Miami, FLORIDA — Univision and the Miami Herald brought home a slew of awards, leading the pack of awardees in the SPJ Florida and South Florida National Association of Hispanic Journalists (NAHJ) chapter collaborated Sunshine State Awards held Saturday, Aug. 4 in Miami, Florida.
The 24th gathering presented over 100 unique awards to several media outlets and journalists serving the state of Florida and were judged by SPJ members from Kansas City, Minnesota, and Fort Worth, Texas.
Outlets such as Univision and the Miami Herald proved to be the heavy hitters of the year, securing the majority of awards. Univision, the Spanish language broadcast network, secured the most awards with more than 20, including the Excellence in Disaster Reporting for journalists Lorena Arroyo, Esther Proveda, Nacho Corbella and the Univision Feature Video Team’s “Life in the eye of the hurricane.”
“They had to keep coming back up to the front to take more certificates,” said SPJ Florida President Christiana Lilly in response to Univision’s success. “I said ‘just sit up in the front. You’re going to be here for a while.’”
The Miami Herald was also one of the most significant awardees of the ceremony, bringing home over 10 awards, including the highly-honored James Batten Award for Public Service for Carol Marbin Miller, Audra D.S. Burch and Emily Michot’s Fight Club: Dark Secrets of Florida Juvenile Justice.
According to comments from the judges, they “identified hundreds of individuals who’d been ousted by adult facilities for sexual misconduct, contraband smuggling, sleeping on the job, lying, unprovoked beat downs and ‘moral violations’ but were later deemed fit to monitor juvenile delinquents. They also found low pay and poor medical care for teenage inmates.”
But when asking Miller about being honored, she said that it is “always wonderful when your work is recognized.”
“Florida is a big state with hundreds of wonderful reporters in every medium,” Miller said. “It’s great to get some burn when you spend as much time as we did doing the journalism.”
Big winning publications also include Sun Sentinel, WUFT, WLRN, and the Tampa Bay Times, whose very own Mark Puente brought home the Gene Miller Award for Investigative Reporting for “The failures of the Pinellas County Construction Licensing Board.”
When asked about bringing home the award, Puente said that “it feels good.”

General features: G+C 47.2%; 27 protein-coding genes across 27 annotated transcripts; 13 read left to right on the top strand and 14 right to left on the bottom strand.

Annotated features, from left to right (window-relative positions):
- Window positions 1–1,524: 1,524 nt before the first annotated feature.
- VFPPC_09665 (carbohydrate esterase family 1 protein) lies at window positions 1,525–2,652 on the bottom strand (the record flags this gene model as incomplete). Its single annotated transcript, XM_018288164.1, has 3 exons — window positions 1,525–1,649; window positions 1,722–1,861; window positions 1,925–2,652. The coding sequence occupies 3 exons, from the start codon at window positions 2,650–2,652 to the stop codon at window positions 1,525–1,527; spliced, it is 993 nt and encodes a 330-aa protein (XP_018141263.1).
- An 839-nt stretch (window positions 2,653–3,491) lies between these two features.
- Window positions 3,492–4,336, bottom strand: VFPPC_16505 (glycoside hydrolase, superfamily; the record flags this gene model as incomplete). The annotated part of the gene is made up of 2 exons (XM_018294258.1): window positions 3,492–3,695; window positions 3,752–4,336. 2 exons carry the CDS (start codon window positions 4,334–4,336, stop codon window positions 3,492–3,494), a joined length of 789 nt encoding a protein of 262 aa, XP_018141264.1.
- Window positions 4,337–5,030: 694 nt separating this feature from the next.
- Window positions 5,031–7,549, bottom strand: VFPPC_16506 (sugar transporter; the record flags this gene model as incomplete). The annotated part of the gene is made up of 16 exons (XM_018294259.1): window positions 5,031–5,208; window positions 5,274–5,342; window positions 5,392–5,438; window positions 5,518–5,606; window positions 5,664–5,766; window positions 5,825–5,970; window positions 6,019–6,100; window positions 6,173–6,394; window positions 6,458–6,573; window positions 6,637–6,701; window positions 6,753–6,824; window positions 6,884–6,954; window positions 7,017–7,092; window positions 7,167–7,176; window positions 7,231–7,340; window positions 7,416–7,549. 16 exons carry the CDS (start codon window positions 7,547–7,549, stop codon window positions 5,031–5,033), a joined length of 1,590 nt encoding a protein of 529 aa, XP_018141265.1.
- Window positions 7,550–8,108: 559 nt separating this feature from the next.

“It feels better that our peers recognized the important work that came to fruition from shoe-leather reporting,” Puente said. “The series wasn’t sexy in the sense of some stories, but it had an impact on every homeowner who was ever wronged by contractors or unlicensed contractors.”
In top individual awards, Brenda Medina of El Nuevo Herald and the Miami Herald took this year’s Diversity Award, Nate Monroe of the Florida Times-Union was awarded the top prize for Journalist of the Year and Kate Stein from WLRN was awarded Outstanding New Journalist.
“What a tough category as every entry was excellently researched and written. To declare any ‘not a winner’ was painful.” – Sunshine State Award judge
A commentary by the judges said of Monroe’s Journalist of the Year Award: “What a tough category as every entry was excellently researched and written. To declare any ‘not a winner’ was painful.”
“This entry, though, stood out from the beginning as it brought readers to the scenes described and compelled a thorough reading of each story. This writer has the ability to handle a wide range of subjects with talent and commitment. Congratulations.”
Even students were recognized, as the University of Miami’s Miami Hurricane brought in eight awards, including Best News Story for an article based on the 1980 Miami riots and student journalist Andrea Cornejo brought in six individual awards, including Journalist of the Year.
For the fifth year in a row, the NAHJ South Florida chapter has worked with SPJ Florida to represent the Hispanic community by including and awarding the Spanish-language awards to its deserving awardees.
With the Hispanic community making up 23 percent of Florida’s population according to a 2010 U.S. Census, it is just as important to continue to display diversity in Florida journalism. For Pilar Portela, a representative of the NAHJ, the collaboration “brought more diversity to the annual event,” and doing just that.
“It is important for us to collaborate with SPJ for we are able to acknowledge and highlight the Spanish-language news stories that serve the US Hispanic and Spanish-language communities,” Portela said.
For Lily, the collaboration acknowledges the importance of the Hispanic community for their journalistic efforts for not only South Florida but for all of Florida.
“In South Florida, there are so many people that access Spanish language news and especially with the hurricanes last year.” Lily said. “they were able to do a lot of reporting in Puerto Rico and what was going on in Puerto Rico better than what the English channels would have ever been able to do.”
A complete list of 2018 Sunshine State awardees can be found on the SPJ Florida website.
Marquis Holmes is a senior at Kennesaw State University majoring in journalism and emerging media with a minor in military leadership. He is also editor-in-chief of the Kennesaw State University newspaper, the Sentinel. Holmes is the fall intern for SPJ Region 3. He will be graduating in December 2018. email@example.com